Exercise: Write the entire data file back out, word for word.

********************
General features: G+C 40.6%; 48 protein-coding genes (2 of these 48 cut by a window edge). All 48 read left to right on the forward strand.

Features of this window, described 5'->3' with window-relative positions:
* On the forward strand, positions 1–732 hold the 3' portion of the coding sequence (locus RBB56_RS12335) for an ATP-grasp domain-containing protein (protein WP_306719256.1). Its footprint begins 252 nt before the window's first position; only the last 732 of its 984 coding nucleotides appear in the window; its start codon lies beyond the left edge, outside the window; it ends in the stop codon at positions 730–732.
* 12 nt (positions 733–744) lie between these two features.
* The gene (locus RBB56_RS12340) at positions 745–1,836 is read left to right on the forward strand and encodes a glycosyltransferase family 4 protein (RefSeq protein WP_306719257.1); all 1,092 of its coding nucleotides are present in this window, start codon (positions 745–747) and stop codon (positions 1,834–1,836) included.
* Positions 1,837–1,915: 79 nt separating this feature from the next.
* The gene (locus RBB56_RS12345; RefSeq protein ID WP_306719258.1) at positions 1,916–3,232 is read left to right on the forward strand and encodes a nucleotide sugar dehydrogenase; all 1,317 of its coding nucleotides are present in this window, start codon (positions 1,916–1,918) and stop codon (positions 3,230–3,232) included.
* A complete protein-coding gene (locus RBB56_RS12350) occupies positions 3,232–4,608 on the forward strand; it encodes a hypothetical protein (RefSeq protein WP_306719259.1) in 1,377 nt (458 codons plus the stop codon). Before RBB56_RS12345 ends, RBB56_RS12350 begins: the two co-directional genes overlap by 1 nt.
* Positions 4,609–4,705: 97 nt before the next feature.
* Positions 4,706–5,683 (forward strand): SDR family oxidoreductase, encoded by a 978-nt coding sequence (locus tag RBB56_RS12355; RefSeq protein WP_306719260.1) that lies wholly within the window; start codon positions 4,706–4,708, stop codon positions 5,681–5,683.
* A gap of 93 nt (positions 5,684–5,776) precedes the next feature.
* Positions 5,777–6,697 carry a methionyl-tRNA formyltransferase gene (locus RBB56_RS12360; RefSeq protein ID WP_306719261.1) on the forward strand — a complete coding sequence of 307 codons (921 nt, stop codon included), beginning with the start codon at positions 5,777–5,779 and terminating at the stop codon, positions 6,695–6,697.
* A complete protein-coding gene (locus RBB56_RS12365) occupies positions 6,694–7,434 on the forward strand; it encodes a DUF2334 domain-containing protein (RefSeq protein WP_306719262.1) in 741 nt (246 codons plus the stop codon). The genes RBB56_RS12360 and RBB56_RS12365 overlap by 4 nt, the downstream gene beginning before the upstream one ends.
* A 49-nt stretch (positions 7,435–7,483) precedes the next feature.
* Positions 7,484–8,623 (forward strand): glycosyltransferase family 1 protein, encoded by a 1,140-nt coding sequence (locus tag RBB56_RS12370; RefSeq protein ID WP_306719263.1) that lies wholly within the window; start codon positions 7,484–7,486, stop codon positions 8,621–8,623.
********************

General features: G+C 40.6%; 48 protein-coding genes (2 of these 48 cut by a window edge). All 48 read left to right on the forward strand.

Features of this window, described 5'->3' with window-relative positions:
* On the forward strand, positions 1–732 hold the 3' portion of the coding sequence (locus RBB56_RS12335) for an ATP-grasp domain-containing protein (protein WP_306719256.1). Its footprint begins 252 nt before the window's first position; only the last 732 of its 984 coding nucleotides appear in the window; its start codon lies beyond the left edge, outside the window; it ends in the stop codon at positions 730–732.
* 12 nt (positions 733–744) lie between these two features.
* The gene (locus RBB56_RS12340) at positions 745–1,836 is read left to right on the forward strand and encodes a glycosyltransferase family 4 protein (RefSeq protein WP_306719257.1); all 1,092 of its coding nucleotides are present in this window, start codon (positions 745–747) and stop codon (positions 1,834–1,836) included.
* Positions 1,837–1,915: 79 nt separating this feature from the next.
* The gene (locus RBB56_RS12345; RefSeq protein ID WP_306719258.1) at positions 1,916–3,232 is read left to right on the forward strand and encodes a nucleotide sugar dehydrogenase; all 1,317 of its coding nucleotides are present in this window, start codon (positions 1,916–1,918) and stop codon (positions 3,230–3,232) included.
* A complete protein-coding gene (locus RBB56_RS12350) occupies positions 3,232–4,608 on the forward strand; it encodes a hypothetical protein (RefSeq protein WP_306719259.1) in 1,377 nt (458 codons plus the stop codon). Before RBB56_RS12345 ends, RBB56_RS12350 begins: the two co-directional genes overlap by 1 nt.
* Positions 4,609–4,705: 97 nt before the next feature.
* Positions 4,706–5,683 (forward strand): SDR family oxidoreductase, encoded by a 978-nt coding sequence (locus tag RBB56_RS12355; RefSeq protein WP_306719260.1) that lies wholly within the window; start codon positions 4,706–4,708, stop codon positions 5,681–5,683.
* A gap of 93 nt (positions 5,684–5,776) precedes the next feature.
* Positions 5,777–6,697 carry a methionyl-tRNA formyltransferase gene (locus RBB56_RS12360; RefSeq protein ID WP_306719261.1) on the forward strand — a complete coding sequence of 307 codons (921 nt, stop codon included), beginning with the start codon at positions 5,777–5,779 and terminating at the stop codon, positions 6,695–6,697.
* A complete protein-coding gene (locus RBB56_RS12365) occupies positions 6,694–7,434 on the forward strand; it encodes a DUF2334 domain-containing protein (RefSeq protein WP_306719262.1) in 741 nt (246 codons plus the stop codon). The genes RBB56_RS12360 and RBB56_RS12365 overlap by 4 nt, the downstream gene beginning before the upstream one ends.
* A 49-nt stretch (positions 7,435–7,483) precedes the next feature.
* Positions 7,484–8,623 (forward strand): glycosyltransferase family 1 protein, encoded by a 1,140-nt coding sequence (locus tag RBB56_RS12370; RefSeq protein ID WP_306719263.1) that lies wholly within the window; start codon positions 7,484–7,486, stop codon positions 8,621–8,623.